Range and space decisions regularly made by retailers are critical to meeting shopper demands, ensuring maximum return and driving repeat business by providing the right product in the right place at the right time.
Whether the store has a large or small footprint shoppers expect access to the latest on-trend products. The new product pipeline never stops flowing with the next “hot, must have” product surfacing prompting the question “so do I want or need to have this line as part of the range?
The rise of Hard Seltzers is a perfect example of how new trends can place pressure on existing fridge and shelf space.
Where do Hard Seltzers sit in the fridge? Next to the beer? In the ready to drink section or below the sparkling wine?
Whether the product is chilled or ambient there is finite space available and it is essential that every square foot of retail space delivers an acceptable return on investment.
So how do you manage this quandary?
Regular assessment of sales whether it’s units per store per week or dollar sales is a true and tested method of establishing the importance of each item in each category to identify your best sellers and importantly the tail of products who are not meeting your expectations.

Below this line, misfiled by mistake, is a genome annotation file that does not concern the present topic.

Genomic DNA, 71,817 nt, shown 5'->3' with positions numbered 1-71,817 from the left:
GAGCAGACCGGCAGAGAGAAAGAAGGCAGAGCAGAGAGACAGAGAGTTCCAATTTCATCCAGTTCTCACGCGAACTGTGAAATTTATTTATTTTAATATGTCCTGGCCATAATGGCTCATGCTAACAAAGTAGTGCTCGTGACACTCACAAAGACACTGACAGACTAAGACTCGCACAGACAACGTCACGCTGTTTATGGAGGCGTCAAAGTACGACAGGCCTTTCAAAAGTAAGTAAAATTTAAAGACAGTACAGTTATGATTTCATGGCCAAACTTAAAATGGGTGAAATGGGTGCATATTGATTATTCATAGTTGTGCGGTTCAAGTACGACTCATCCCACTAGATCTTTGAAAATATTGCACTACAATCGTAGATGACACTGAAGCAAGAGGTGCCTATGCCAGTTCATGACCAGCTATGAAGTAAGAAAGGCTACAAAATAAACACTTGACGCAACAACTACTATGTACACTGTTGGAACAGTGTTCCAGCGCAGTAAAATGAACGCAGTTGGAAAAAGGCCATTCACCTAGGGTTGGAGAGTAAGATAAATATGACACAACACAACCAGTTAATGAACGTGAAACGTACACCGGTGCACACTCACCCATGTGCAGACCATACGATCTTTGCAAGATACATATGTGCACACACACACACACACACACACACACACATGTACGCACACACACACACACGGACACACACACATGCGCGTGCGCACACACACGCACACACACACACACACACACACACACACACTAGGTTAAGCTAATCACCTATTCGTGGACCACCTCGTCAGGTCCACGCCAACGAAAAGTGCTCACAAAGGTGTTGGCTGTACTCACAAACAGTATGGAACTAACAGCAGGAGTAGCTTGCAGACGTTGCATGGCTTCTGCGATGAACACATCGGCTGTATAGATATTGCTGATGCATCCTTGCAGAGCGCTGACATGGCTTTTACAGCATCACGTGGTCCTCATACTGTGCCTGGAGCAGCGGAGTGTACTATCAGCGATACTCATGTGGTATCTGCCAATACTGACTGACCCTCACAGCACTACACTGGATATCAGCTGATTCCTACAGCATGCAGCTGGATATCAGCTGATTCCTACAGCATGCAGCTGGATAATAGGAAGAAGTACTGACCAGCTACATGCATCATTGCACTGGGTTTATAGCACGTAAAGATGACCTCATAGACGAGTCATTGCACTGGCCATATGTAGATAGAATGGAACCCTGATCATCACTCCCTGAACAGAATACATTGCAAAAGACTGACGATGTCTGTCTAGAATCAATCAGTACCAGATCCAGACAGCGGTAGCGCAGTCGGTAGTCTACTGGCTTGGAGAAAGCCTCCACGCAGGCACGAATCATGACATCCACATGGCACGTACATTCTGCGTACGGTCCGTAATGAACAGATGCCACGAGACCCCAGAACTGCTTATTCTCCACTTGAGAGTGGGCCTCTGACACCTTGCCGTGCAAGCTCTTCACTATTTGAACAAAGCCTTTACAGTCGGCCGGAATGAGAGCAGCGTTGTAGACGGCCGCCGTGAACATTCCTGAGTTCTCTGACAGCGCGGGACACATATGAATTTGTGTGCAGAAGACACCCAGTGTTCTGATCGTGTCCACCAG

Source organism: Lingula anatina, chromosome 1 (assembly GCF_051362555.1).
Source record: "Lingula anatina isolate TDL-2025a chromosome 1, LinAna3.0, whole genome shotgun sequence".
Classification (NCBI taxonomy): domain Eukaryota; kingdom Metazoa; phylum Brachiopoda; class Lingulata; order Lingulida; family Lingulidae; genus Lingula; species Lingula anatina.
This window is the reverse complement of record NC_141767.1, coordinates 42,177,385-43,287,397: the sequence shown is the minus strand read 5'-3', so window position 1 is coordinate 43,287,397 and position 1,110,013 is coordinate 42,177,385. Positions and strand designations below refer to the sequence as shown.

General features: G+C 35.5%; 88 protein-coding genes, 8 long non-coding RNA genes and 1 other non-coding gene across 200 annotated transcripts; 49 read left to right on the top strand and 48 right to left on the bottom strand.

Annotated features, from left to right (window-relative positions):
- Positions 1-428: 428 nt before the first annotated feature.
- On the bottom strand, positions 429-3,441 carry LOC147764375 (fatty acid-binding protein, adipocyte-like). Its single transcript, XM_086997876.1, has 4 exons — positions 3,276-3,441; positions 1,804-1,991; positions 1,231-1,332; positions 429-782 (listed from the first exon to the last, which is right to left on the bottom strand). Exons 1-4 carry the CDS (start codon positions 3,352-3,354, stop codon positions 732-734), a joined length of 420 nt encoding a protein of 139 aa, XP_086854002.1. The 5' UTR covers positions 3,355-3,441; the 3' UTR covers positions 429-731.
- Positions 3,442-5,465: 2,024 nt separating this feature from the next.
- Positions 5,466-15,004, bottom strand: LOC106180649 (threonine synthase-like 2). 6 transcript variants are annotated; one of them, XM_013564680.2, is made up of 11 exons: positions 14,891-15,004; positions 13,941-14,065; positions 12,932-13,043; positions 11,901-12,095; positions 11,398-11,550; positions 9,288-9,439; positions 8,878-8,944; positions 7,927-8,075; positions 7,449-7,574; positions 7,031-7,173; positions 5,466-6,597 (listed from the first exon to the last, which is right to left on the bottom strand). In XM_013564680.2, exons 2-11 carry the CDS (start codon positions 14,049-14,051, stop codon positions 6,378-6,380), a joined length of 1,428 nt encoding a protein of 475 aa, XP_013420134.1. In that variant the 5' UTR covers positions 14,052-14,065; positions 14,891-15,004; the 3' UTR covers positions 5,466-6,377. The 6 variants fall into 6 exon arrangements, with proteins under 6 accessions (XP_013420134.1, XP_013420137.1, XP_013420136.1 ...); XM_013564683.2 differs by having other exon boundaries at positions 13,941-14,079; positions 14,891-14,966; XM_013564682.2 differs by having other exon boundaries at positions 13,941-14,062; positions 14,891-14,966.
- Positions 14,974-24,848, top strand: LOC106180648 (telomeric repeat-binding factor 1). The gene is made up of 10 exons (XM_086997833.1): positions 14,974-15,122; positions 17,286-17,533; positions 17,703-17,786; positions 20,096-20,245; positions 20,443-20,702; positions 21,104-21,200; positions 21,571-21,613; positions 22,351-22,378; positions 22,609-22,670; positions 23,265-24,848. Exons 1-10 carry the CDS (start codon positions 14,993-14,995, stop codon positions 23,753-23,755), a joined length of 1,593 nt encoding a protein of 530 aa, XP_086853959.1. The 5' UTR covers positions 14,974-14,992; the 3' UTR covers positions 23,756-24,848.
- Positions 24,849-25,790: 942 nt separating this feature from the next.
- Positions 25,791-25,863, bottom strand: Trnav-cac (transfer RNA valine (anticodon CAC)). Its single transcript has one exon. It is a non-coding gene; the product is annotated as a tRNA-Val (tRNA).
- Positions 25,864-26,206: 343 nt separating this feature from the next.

Products that consistently perform, to or above expectations, become part of your core range.
Items that sit below an established benchmark can then be considered for deletion.
The caveat here is that there will be brands that have unique features or benefits that drive customer traffic, and these should continue to be ranged.
This type of approach takes personal preference out of the process.
Trade media, customer feedback, requests for a particular brand and understanding category trends all help make the decision “do I bring the new line into my range or not?”
Once a decision has been made to introduce a new product or products the next step is to review the tail of category items and look at which of these lines will be deleted to make room for new products.
It is not as simple as replacing the existing facings of the soon to be deleted lines. This approach can often lead to out of stocks and lost sales as demand has yet to be established.
This is where engagement with space planning is a pre-requisite for maximising retail space and ensuring continued on-shelf availability.
Shelf capacity and total category make up should determine where the new products should reside, how many facings should be dedicated to these new lines and position in relation to other category brands.
This simple process ensures that your range is constantly reviewed, aligns with contemporary trends and meets your customer needs.